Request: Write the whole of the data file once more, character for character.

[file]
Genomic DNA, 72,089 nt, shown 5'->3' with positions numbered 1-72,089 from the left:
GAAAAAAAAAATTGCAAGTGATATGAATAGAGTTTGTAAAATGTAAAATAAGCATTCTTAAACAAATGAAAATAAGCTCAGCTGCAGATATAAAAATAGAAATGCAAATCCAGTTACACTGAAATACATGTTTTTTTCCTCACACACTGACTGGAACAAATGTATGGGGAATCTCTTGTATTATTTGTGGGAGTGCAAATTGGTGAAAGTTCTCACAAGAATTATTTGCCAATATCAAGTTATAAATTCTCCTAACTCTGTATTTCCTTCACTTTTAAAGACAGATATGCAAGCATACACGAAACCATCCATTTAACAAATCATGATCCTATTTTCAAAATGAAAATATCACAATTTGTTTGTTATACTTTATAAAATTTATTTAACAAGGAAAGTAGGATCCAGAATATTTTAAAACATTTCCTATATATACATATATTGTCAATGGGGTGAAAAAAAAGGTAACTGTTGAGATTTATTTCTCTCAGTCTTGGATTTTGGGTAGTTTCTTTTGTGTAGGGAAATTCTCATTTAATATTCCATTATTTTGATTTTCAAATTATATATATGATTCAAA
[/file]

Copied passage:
Genomic DNA, 72,089 nt, shown 5'->3' with positions numbered 1-72,089 from the left:
GAAAAAAAAAATTGCAAGTGATATGAATAGAGTTTGTAAAATGTAAAATAAGCATTCTTAAACAAATGAAAATAAGCTCAGCTGCAGATATAAAAATAGAAATGCAAATCCAGTTACACTGAAATACATGTTTTTTTCCTCACACACTGACTGGAACAAATGTATGGGGAATCTCTTGTATTATTTGTGGGAGTGCAAATTGGTGAAAGTTCTCACAAGAATTATTTGCCAATATCAAGTTATAAATTCTCCTAACTCTGTATTTCCTTCACTTTTAAAGACAGATATGCAAGCATACACGAAACCATCCATTTAACAAATCATGATCCTATTTTCAAAATGAAAATATCACAATTTGTTTGTTATACTTTATAAAATTTATTTAACAAGGAAAGTAGGATCCAGAATATTTTAAAACATTTCCTATATATACATATATTGTCAATGGGGTGAAAAAAAAGGTAACTGTTGAGATTTATTTCTCTCAGTCTTGGATTTTGGGTAGTTTCTTTTGTGTAGGGAAATTCTCATTTAATATTCCATTATTTTGATTTTCAAATTATATATATGATTCAAA